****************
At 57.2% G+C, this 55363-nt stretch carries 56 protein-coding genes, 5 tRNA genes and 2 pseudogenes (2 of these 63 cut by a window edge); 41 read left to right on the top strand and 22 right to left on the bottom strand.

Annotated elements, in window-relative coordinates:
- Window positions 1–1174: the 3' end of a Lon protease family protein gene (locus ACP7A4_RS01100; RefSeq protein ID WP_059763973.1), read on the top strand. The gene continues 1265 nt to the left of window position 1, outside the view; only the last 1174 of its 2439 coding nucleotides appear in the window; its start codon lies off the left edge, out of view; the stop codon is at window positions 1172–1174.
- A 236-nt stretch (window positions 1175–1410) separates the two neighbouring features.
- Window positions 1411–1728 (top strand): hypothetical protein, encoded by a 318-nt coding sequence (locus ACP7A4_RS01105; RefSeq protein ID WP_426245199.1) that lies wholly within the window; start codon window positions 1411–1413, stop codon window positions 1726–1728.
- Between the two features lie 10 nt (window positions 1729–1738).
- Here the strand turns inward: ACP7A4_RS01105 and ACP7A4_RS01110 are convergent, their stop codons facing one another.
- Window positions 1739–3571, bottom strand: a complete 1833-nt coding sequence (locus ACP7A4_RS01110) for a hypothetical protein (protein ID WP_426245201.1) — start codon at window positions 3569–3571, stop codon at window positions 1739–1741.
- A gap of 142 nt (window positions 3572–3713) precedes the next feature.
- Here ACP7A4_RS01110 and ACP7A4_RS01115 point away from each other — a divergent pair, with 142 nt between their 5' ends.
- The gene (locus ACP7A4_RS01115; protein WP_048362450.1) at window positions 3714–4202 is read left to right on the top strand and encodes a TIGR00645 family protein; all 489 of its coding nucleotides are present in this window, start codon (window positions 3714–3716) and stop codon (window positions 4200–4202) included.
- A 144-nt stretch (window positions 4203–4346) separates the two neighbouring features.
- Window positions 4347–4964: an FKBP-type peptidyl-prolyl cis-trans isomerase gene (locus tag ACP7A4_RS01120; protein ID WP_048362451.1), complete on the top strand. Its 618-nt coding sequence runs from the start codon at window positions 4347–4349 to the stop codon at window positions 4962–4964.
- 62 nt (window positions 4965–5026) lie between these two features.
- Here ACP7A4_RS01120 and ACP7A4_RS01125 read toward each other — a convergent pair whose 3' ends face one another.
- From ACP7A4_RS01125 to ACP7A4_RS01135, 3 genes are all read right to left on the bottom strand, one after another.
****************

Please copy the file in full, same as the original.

At 57.2% G+C, this 55363-nt stretch carries 56 protein-coding genes, 5 tRNA genes and 2 pseudogenes (2 of these 63 cut by a window edge); 41 read left to right on the top strand and 22 right to left on the bottom strand.

Annotated elements, in window-relative coordinates:
- Window positions 1–1174: the 3' end of a Lon protease family protein gene (locus ACP7A4_RS01100; RefSeq protein ID WP_059763973.1), read on the top strand. The gene continues 1265 nt to the left of window position 1, outside the view; only the last 1174 of its 2439 coding nucleotides appear in the window; its start codon lies off the left edge, out of view; the stop codon is at window positions 1172–1174.
- A 236-nt stretch (window positions 1175–1410) separates the two neighbouring features.
- Window positions 1411–1728 (top strand): hypothetical protein, encoded by a 318-nt coding sequence (locus ACP7A4_RS01105; RefSeq protein ID WP_426245199.1) that lies wholly within the window; start codon window positions 1411–1413, stop codon window positions 1726–1728.
- Between the two features lie 10 nt (window positions 1729–1738).
- Here the strand turns inward: ACP7A4_RS01105 and ACP7A4_RS01110 are convergent, their stop codons facing one another.
- Window positions 1739–3571, bottom strand: a complete 1833-nt coding sequence (locus ACP7A4_RS01110) for a hypothetical protein (protein ID WP_426245201.1) — start codon at window positions 3569–3571, stop codon at window positions 1739–1741.
- A gap of 142 nt (window positions 3572–3713) precedes the next feature.
- Here ACP7A4_RS01110 and ACP7A4_RS01115 point away from each other — a divergent pair, with 142 nt between their 5' ends.
- The gene (locus ACP7A4_RS01115; protein WP_048362450.1) at window positions 3714–4202 is read left to right on the top strand and encodes a TIGR00645 family protein; all 489 of its coding nucleotides are present in this window, start codon (window positions 3714–3716) and stop codon (window positions 4200–4202) included.
- A 144-nt stretch (window positions 4203–4346) separates the two neighbouring features.
- Window positions 4347–4964: an FKBP-type peptidyl-prolyl cis-trans isomerase gene (locus tag ACP7A4_RS01120; protein ID WP_048362451.1), complete on the top strand. Its 618-nt coding sequence runs from the start codon at window positions 4347–4349 to the stop codon at window positions 4962–4964.
- 62 nt (window positions 4965–5026) lie between these two features.
- Here ACP7A4_RS01120 and ACP7A4_RS01125 read toward each other — a convergent pair whose 3' ends face one another.
- From ACP7A4_RS01125 to ACP7A4_RS01135, 3 genes are all read right to left on the bottom strand, one after another.